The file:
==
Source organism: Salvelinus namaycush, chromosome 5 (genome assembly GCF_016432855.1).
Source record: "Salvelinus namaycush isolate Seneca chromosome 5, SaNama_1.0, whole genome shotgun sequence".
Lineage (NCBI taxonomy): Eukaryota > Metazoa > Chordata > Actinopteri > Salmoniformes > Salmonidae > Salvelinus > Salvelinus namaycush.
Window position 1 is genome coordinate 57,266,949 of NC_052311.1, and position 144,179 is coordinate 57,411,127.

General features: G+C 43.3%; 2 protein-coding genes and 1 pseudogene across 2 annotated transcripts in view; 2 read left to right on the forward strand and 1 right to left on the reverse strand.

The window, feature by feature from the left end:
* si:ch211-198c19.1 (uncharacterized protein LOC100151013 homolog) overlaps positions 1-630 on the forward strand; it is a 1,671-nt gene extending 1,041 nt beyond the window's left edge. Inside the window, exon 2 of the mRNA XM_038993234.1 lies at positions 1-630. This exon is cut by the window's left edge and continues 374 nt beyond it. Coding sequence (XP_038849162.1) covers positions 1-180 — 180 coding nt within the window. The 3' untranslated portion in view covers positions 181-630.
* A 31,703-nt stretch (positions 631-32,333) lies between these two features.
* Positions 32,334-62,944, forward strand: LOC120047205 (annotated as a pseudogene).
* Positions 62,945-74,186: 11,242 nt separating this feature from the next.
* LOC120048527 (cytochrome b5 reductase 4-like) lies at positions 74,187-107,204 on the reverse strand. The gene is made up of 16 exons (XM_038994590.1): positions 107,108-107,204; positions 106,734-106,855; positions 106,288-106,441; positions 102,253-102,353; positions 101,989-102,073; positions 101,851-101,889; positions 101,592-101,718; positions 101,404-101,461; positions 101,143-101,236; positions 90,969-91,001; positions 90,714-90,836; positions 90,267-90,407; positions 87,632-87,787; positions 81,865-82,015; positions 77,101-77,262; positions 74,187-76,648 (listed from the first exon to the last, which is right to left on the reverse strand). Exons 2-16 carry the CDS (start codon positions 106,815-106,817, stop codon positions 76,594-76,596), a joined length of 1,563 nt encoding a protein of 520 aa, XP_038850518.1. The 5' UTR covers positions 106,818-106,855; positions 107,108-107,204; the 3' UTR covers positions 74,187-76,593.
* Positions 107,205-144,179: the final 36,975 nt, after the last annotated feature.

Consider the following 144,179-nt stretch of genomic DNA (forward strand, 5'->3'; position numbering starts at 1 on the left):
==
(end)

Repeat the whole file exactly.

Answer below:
Source organism: Salvelinus namaycush, chromosome 5 (genome assembly GCF_016432855.1).
Source record: "Salvelinus namaycush isolate Seneca chromosome 5, SaNama_1.0, whole genome shotgun sequence".
Lineage (NCBI taxonomy): Eukaryota > Metazoa > Chordata > Actinopteri > Salmoniformes > Salmonidae > Salvelinus > Salvelinus namaycush.
Window position 1 is genome coordinate 57,266,949 of NC_052311.1, and position 144,179 is coordinate 57,411,127.

General features: G+C 43.3%; 2 protein-coding genes and 1 pseudogene across 2 annotated transcripts in view; 2 read left to right on the forward strand and 1 right to left on the reverse strand.

The window, feature by feature from the left end:
* si:ch211-198c19.1 (uncharacterized protein LOC100151013 homolog) overlaps positions 1-630 on the forward strand; it is a 1,671-nt gene extending 1,041 nt beyond the window's left edge. Inside the window, exon 2 of the mRNA XM_038993234.1 lies at positions 1-630. This exon is cut by the window's left edge and continues 374 nt beyond it. Coding sequence (XP_038849162.1) covers positions 1-180 — 180 coding nt within the window. The 3' untranslated portion in view covers positions 181-630.
* A 31,703-nt stretch (positions 631-32,333) lies between these two features.
* Positions 32,334-62,944, forward strand: LOC120047205 (annotated as a pseudogene).
* Positions 62,945-74,186: 11,242 nt separating this feature from the next.
* LOC120048527 (cytochrome b5 reductase 4-like) lies at positions 74,187-107,204 on the reverse strand. The gene is made up of 16 exons (XM_038994590.1): positions 107,108-107,204; positions 106,734-106,855; positions 106,288-106,441; positions 102,253-102,353; positions 101,989-102,073; positions 101,851-101,889; positions 101,592-101,718; positions 101,404-101,461; positions 101,143-101,236; positions 90,969-91,001; positions 90,714-90,836; positions 90,267-90,407; positions 87,632-87,787; positions 81,865-82,015; positions 77,101-77,262; positions 74,187-76,648 (listed from the first exon to the last, which is right to left on the reverse strand). Exons 2-16 carry the CDS (start codon positions 106,815-106,817, stop codon positions 76,594-76,596), a joined length of 1,563 nt encoding a protein of 520 aa, XP_038850518.1. The 5' UTR covers positions 106,818-106,855; positions 107,108-107,204; the 3' UTR covers positions 74,187-76,593.
* Positions 107,205-144,179: the final 36,975 nt, after the last annotated feature.

Consider the following 144,179-nt stretch of genomic DNA (forward strand, 5'->3'; position numbering starts at 1 on the left):